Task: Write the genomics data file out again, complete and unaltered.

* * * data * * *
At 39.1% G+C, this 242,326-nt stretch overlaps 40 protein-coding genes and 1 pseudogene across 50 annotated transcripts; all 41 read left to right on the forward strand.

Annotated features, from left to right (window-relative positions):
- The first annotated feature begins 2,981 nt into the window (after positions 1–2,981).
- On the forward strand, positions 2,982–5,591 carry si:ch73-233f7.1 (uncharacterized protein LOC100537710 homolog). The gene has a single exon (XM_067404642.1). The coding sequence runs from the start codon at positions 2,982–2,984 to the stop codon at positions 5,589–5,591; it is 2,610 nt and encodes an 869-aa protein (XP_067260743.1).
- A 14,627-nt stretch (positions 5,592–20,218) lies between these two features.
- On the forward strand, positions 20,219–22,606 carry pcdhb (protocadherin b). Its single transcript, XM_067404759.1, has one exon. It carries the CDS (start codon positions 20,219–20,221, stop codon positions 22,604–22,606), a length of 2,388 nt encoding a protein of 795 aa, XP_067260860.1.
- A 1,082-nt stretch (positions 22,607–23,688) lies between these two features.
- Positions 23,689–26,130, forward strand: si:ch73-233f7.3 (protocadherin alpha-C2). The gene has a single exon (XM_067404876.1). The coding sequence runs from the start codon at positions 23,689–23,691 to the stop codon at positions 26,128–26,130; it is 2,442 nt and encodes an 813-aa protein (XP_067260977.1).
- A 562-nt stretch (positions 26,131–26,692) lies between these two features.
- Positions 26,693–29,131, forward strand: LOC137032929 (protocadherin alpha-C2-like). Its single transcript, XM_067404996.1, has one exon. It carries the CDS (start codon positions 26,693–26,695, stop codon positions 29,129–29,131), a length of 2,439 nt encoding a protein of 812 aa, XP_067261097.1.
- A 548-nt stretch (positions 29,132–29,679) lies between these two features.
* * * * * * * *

At 39.1% G+C, this 242,326-nt stretch overlaps 40 protein-coding genes and 1 pseudogene across 50 annotated transcripts; all 41 read left to right on the forward strand.

Annotated features, from left to right (window-relative positions):
- The first annotated feature begins 2,981 nt into the window (after positions 1–2,981).
- On the forward strand, positions 2,982–5,591 carry si:ch73-233f7.1 (uncharacterized protein LOC100537710 homolog). The gene has a single exon (XM_067404642.1). The coding sequence runs from the start codon at positions 2,982–2,984 to the stop codon at positions 5,589–5,591; it is 2,610 nt and encodes an 869-aa protein (XP_067260743.1).
- A 14,627-nt stretch (positions 5,592–20,218) lies between these two features.
- On the forward strand, positions 20,219–22,606 carry pcdhb (protocadherin b). Its single transcript, XM_067404759.1, has one exon. It carries the CDS (start codon positions 20,219–20,221, stop codon positions 22,604–22,606), a length of 2,388 nt encoding a protein of 795 aa, XP_067260860.1.
- A 1,082-nt stretch (positions 22,607–23,688) lies between these two features.
- Positions 23,689–26,130, forward strand: si:ch73-233f7.3 (protocadherin alpha-C2). The gene has a single exon (XM_067404876.1). The coding sequence runs from the start codon at positions 23,689–23,691 to the stop codon at positions 26,128–26,130; it is 2,442 nt and encodes an 813-aa protein (XP_067260977.1).
- A 562-nt stretch (positions 26,131–26,692) lies between these two features.
- Positions 26,693–29,131, forward strand: LOC137032929 (protocadherin alpha-C2-like). Its single transcript, XM_067404996.1, has one exon. It carries the CDS (start codon positions 26,693–26,695, stop codon positions 29,129–29,131), a length of 2,439 nt encoding a protein of 812 aa, XP_067261097.1.
- A 548-nt stretch (positions 29,132–29,679) lies between these two features.